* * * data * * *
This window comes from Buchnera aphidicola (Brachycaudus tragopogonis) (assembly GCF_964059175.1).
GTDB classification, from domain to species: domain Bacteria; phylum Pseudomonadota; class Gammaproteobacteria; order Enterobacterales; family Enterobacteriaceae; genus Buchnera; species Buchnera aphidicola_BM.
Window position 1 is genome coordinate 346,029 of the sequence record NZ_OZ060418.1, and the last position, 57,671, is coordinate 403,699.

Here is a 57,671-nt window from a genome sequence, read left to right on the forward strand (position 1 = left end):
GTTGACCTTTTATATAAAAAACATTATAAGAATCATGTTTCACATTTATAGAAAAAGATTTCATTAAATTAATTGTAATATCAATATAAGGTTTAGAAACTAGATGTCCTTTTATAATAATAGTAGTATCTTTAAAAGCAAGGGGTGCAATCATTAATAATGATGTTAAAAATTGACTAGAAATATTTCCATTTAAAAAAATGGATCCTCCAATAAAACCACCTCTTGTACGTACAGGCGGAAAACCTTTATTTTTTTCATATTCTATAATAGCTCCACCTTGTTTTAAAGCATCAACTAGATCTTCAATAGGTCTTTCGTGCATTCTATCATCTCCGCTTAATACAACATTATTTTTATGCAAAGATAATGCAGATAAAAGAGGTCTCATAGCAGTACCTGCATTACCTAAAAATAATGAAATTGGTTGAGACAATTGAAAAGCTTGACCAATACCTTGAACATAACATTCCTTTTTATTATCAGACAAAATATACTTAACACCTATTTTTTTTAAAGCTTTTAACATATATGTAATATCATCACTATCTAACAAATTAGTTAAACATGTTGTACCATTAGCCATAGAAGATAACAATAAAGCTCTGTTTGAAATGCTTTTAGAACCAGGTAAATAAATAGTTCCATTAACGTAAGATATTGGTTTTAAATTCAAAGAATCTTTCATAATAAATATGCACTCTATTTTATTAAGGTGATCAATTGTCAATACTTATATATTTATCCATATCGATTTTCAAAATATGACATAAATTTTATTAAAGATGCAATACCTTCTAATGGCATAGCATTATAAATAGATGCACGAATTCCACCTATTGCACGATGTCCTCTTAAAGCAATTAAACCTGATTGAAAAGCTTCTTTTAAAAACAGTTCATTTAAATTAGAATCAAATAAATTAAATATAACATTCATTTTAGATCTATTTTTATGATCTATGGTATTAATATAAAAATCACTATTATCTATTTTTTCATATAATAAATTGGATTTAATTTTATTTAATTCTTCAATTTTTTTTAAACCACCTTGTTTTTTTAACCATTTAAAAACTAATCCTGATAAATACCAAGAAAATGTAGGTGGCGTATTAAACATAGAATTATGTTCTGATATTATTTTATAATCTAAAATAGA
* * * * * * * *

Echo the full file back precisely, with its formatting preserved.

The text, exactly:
This window comes from Buchnera aphidicola (Brachycaudus tragopogonis) (assembly GCF_964059175.1).
GTDB classification, from domain to species: domain Bacteria; phylum Pseudomonadota; class Gammaproteobacteria; order Enterobacterales; family Enterobacteriaceae; genus Buchnera; species Buchnera aphidicola_BM.
Window position 1 is genome coordinate 346,029 of the sequence record NZ_OZ060418.1, and the last position, 57,671, is coordinate 403,699.

Here is a 57,671-nt window from a genome sequence, read left to right on the forward strand (position 1 = left end):
GTTGACCTTTTATATAAAAAACATTATAAGAATCATGTTTCACATTTATAGAAAAAGATTTCATTAAATTAATTGTAATATCAATATAAGGTTTAGAAACTAGATGTCCTTTTATAATAATAGTAGTATCTTTAAAAGCAAGGGGTGCAATCATTAATAATGATGTTAAAAATTGACTAGAAATATTTCCATTTAAAAAAATGGATCCTCCAATAAAACCACCTCTTGTACGTACAGGCGGAAAACCTTTATTTTTTTCATATTCTATAATAGCTCCACCTTGTTTTAAAGCATCAACTAGATCTTCAATAGGTCTTTCGTGCATTCTATCATCTCCGCTTAATACAACATTATTTTTATGCAAAGATAATGCAGATAAAAGAGGTCTCATAGCAGTACCTGCATTACCTAAAAATAATGAAATTGGTTGAGACAATTGAAAAGCTTGACCAATACCTTGAACATAACATTCCTTTTTATTATCAGACAAAATATACTTAACACCTATTTTTTTTAAAGCTTTTAACATATATGTAATATCATCACTATCTAACAAATTAGTTAAACATGTTGTACCATTAGCCATAGAAGATAACAATAAAGCTCTGTTTGAAATGCTTTTAGAACCAGGTAAATAAATAGTTCCATTAACGTAAGATATTGGTTTTAAATTCAAAGAATCTTTCATAATAAATATGCACTCTATTTTATTAAGGTGATCAATTGTCAATACTTATATATTTATCCATATCGATTTTCAAAATATGACATAAATTTTATTAAAGATGCAATACCTTCTAATGGCATAGCATTATAAATAGATGCACGAATTCCACCTATTGCACGATGTCCTCTTAAAGCAATTAAACCTGATTGAAAAGCTTCTTTTAAAAACAGTTCATTTAAATTAGAATCAAATAAATTAAATATAACATTCATTTTAGATCTATTTTTATGATCTATGGTATTAATATAAAAATCACTATTATCTATTTTTTCATATAATAAATTGGATTTAATTTTATTTAATTCTTCAATTTTTTTTAAACCACCTTGTTTTTTTAACCATTTAAAAACTAATCCTGATAAATACCAAGAAAATGTAGGTGGCGTATTAAACATAGAATTATGTTCTGATATTATTTTATAATCTAAAATAGA